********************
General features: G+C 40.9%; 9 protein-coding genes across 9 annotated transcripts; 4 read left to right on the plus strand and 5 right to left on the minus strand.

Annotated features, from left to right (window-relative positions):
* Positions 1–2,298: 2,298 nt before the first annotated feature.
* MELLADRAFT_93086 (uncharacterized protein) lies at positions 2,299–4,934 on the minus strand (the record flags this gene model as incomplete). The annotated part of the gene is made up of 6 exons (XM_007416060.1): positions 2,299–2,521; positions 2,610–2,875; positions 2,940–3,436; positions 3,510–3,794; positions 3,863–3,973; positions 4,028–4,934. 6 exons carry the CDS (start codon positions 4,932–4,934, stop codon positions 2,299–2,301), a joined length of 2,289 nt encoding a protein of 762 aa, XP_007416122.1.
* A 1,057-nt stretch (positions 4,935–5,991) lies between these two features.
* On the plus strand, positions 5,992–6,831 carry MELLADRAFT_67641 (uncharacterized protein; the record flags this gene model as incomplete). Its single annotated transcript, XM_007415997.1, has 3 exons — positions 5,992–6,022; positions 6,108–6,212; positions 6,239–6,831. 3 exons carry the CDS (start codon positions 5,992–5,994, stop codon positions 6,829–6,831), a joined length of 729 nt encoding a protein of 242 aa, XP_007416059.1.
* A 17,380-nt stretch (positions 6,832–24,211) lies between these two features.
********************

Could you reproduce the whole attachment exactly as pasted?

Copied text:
General features: G+C 40.9%; 9 protein-coding genes across 9 annotated transcripts; 4 read left to right on the plus strand and 5 right to left on the minus strand.

Annotated features, from left to right (window-relative positions):
* Positions 1–2,298: 2,298 nt before the first annotated feature.
* MELLADRAFT_93086 (uncharacterized protein) lies at positions 2,299–4,934 on the minus strand (the record flags this gene model as incomplete). The annotated part of the gene is made up of 6 exons (XM_007416060.1): positions 2,299–2,521; positions 2,610–2,875; positions 2,940–3,436; positions 3,510–3,794; positions 3,863–3,973; positions 4,028–4,934. 6 exons carry the CDS (start codon positions 4,932–4,934, stop codon positions 2,299–2,301), a joined length of 2,289 nt encoding a protein of 762 aa, XP_007416122.1.
* A 1,057-nt stretch (positions 4,935–5,991) lies between these two features.
* On the plus strand, positions 5,992–6,831 carry MELLADRAFT_67641 (uncharacterized protein; the record flags this gene model as incomplete). Its single annotated transcript, XM_007415997.1, has 3 exons — positions 5,992–6,022; positions 6,108–6,212; positions 6,239–6,831. 3 exons carry the CDS (start codon positions 5,992–5,994, stop codon positions 6,829–6,831), a joined length of 729 nt encoding a protein of 242 aa, XP_007416059.1.
* A 17,380-nt stretch (positions 6,832–24,211) lies between these two features.